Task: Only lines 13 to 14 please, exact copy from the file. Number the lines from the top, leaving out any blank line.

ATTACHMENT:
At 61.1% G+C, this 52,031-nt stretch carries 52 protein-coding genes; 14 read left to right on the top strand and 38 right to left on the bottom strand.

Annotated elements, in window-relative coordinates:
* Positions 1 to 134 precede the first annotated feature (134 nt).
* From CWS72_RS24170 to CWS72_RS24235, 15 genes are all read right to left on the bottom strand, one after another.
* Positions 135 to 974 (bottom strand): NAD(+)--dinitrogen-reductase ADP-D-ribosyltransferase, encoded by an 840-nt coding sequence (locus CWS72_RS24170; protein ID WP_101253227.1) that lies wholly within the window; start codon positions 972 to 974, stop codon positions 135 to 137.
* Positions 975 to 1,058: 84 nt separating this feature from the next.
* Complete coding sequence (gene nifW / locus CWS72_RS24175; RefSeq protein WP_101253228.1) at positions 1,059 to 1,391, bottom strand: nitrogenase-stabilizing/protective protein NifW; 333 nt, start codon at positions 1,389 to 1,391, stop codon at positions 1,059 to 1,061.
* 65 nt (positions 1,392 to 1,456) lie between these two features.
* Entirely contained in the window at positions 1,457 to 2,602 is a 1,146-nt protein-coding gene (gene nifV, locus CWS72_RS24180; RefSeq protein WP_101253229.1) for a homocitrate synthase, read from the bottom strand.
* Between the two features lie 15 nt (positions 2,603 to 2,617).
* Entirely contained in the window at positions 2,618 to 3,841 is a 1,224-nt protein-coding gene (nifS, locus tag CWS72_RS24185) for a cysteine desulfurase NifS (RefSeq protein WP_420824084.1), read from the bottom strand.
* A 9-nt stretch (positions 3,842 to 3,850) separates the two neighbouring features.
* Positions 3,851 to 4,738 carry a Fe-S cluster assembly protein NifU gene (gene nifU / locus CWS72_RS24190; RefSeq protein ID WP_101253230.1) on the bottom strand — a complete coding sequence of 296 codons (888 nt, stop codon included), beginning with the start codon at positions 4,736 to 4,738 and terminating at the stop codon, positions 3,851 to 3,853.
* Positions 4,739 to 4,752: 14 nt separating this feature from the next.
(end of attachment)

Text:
* Positions 3,851 to 4,738 carry a Fe-S cluster assembly protein NifU gene (gene nifU / locus CWS72_RS24190; RefSeq protein ID WP_101253230.1) on the bottom strand — a complete coding sequence of 296 codons (888 nt, stop codon included), beginning with the start codon at positions 4,736 to 4,738 and terminating at the stop codon, positions 3,851 to 3,853.
* Positions 4,739 to 4,752: 14 nt separating this feature from the next.